The MST3K presentation of The Painted Hills has examples of the following tropes:
- Artistic License – History: The only things Crow's term paper got right were that Rutherford B. Hayes was President and ended Reconstruction.
- Call-Back: The "Reel Life vs. Real Life" music appears as demo music for the Back-Talk.
- Death Is Cheap: "Well, Frank's dead again!"
- Mondegreen: While reading the credits, Joel and the Bots are surprised to learn that "Pile-on Pete" is actually "Pilot Pete".
- Running Gag:
- Tommy, can you hear me?
- Squick: Joel and the bots give a collective "Ewwwwwwwwwwwww!" when Pilot Pete says he's as irregular as they come.
- Subliminal Seduction: Invoked, Joel's answering machine allows anyone to record backwards messages for subconscious reminders.
- They Fight Crime!: Invoked in Body Care and Grooming;Servo: Body Care! And Grooming! They're cops!
- Toilet Humor: The crew's use of the name "Pile-on Pete".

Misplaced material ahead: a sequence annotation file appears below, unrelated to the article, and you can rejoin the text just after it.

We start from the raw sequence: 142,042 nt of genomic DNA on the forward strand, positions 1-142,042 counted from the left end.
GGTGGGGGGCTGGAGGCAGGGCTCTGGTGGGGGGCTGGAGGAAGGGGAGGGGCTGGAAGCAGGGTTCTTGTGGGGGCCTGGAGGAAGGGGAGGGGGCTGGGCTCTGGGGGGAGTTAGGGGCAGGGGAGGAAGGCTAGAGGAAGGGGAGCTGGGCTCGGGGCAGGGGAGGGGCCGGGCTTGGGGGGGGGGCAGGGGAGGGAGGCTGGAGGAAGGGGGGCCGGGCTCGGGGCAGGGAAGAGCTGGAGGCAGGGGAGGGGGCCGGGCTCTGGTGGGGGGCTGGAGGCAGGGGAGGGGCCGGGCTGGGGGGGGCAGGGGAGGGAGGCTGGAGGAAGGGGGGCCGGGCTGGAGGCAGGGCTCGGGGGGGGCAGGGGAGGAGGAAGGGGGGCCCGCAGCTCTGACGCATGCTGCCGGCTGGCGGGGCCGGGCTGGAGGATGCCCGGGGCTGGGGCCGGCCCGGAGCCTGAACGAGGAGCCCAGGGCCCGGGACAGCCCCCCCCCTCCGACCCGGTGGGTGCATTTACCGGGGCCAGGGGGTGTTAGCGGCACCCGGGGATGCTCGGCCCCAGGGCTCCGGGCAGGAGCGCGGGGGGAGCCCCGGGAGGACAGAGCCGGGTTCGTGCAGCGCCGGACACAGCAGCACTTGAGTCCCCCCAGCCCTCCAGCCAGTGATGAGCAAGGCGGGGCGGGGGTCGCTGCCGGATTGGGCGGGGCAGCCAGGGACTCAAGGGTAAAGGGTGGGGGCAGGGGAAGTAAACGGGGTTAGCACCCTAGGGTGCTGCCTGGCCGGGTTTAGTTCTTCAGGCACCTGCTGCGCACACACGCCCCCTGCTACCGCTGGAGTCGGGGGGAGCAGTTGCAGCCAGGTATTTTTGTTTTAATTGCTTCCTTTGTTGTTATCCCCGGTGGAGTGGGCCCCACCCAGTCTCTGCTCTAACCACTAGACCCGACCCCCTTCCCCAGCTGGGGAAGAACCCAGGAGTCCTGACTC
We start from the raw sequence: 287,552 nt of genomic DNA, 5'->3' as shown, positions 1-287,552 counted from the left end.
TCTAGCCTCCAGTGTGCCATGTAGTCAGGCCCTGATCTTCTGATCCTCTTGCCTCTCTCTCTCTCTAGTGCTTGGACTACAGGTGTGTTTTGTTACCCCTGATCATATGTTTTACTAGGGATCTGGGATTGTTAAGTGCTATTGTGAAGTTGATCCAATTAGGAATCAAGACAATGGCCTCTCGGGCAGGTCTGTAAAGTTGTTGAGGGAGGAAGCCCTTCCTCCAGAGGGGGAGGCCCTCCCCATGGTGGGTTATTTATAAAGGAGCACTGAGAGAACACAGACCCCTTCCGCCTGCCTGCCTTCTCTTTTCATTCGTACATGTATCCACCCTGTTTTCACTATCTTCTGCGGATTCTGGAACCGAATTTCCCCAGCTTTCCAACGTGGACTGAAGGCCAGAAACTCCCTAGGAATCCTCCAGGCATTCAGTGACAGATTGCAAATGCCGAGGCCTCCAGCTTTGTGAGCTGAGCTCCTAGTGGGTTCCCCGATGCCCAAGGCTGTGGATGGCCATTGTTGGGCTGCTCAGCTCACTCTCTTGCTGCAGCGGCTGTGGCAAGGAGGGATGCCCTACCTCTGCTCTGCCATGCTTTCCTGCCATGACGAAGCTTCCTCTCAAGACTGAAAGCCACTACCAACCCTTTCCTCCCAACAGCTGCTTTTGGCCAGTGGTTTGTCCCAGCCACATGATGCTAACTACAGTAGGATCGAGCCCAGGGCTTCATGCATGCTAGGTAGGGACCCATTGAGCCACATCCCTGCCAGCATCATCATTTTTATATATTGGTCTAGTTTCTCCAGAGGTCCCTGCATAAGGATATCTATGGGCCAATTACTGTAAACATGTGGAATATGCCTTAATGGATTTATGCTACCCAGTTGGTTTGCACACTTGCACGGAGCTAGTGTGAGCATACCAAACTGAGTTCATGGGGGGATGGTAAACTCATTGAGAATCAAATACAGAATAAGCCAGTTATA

- Unnecessary Makeover: In Universe, In the second Host Segment, Crow and Servo have a debate over whether the girl from the short is more attractive sloppy or clean, with Gypsy moderating and Joel deciding the outcome.Crow's argument: I like her sloppy. While her well-groomed — in other words, square — classmates were listening to Pat Boone and Patti Page, she was at the local jazz club, groovin' to Miles, Monk and Coltrane. While her classmates were struggling to make it through an issue of Reader's Digest, she was the only woman on campus who can freely quote Henry Miller. She may be sloppy, but she fits deeply into my idea of paradise.
Servo's argument: I like her clean, 'cause it just shows that she wants to change the system from within. Sure she's a seething cauldron of passion, but she wears clean underpants, and she knows where her shirt is in the morning. Call her what you will — a Scoop Jackson democrat or a Jacob Javits republican — either way, she's the stuff that dreams are made of.
Joel's verdict: Both of these issues are complex, and there are no easy answers, but Crow's right.
Servo then argues against Joel's verdict, stating that the subject of cleanliness and grooming is important to him, and proposes a more effective way to resolve the issue: "A spitting contest!"